Problems With Hidden Deck Fasteners
Hidden deck fasteners solve several common complaints in deck construction; they force even board spacing, keep unsightly nail or screw holes off the face of deck boards and remove the need for driving fasteners in a perfectly straight line. They do have drawbacks, however, the most significant being the time and effort required for installation.
Screw-In Hidden Fasteners
One variety of hidden fasteners requires screwing into the deck board from the underside. This makes for a strong attachment to both the deck board and the joist, and it keeps the fastener out of sight. Additionally, they allow the installer to drill pilot holes to prevent splitting exotic hardwoods used in some high-end decks. However, their underside attachment makes for an awkward installation process. This process is made somewhat easier if the installer can get under the deck during installation, but it is not always possible. Additionally, it is far more difficult to pull the deck boards completely to the joists when using these fasteners, due in large part to the difficult angle of access to the fastener.
Another hidden fastener option is the prong fastener. These fasteners drive sharp prongs into the sides of deck boards and then attach with nails or screws to the deck joists. They install fairly quickly and are easy to access during the installation. However, they are not completely hidden. They are partially visible between the deck boards, but this does not present a problem in most installations. Most significantly, the prongs can be difficult to drive into hardwoods, and if larger prongs are used they become easier to drive in but more likely to split the boards.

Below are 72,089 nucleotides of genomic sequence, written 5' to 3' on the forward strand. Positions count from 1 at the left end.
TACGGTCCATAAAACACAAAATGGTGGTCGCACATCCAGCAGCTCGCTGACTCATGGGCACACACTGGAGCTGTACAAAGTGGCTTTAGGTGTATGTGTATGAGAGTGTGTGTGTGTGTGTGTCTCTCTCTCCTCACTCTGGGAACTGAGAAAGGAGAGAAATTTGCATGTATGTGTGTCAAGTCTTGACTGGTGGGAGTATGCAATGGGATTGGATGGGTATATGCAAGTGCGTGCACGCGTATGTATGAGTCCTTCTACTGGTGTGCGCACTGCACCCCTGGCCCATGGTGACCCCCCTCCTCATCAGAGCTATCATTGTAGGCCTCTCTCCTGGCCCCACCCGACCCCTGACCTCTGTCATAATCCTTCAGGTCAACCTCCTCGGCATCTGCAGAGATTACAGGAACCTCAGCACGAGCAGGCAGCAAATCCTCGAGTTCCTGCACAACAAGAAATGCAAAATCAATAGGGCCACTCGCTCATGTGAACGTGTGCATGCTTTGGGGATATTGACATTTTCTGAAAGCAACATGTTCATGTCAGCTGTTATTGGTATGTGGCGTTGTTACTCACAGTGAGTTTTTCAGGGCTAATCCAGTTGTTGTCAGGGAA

Although each variation of hidden fastener has its own pros and cons, the general drawbacks remain the same. With traditional fasteners the installation process is fast and straightforward. Only on wood that splits extremely easily would a pilot hole be made for the deck screws, and even then a skilled installer with a deck screwdriver may not have to use pilot holes. Deck screws are also relatively inexpensive and are readily available at home improvement and hardware stores. Hidden fasteners on the other hand are relatively expensive and may be special order items at hardware stores. They require more effort on the installer's part, regardless of which variety is used. This translates into a greater cost for overall deck installation.
Hidden Fasteners Have a Place
There are certain installations where hidden fasteners are critical, and for more than just aesthetic purposes. On certain types of exotic hardwoods, the wood's surface is extremely strong and water resistant, but if the surface is punctured, water will penetrate and subsequent freezing will cause the boards to lift. This is not an acceptable approach, particularly on a high-end deck, so hidden fasteners must be used in this case.
Based near Seattle, Josh Hulbert has been working in technical and leadership roles since 1998. He has authored technical articles for various online and print publications, and consulted for several major tech companies. Hulbert holds a B.A. in mathematics and a B.S. in computer science, as well as several industry certifications. His areas of expertise include software, security and infrastructure design.
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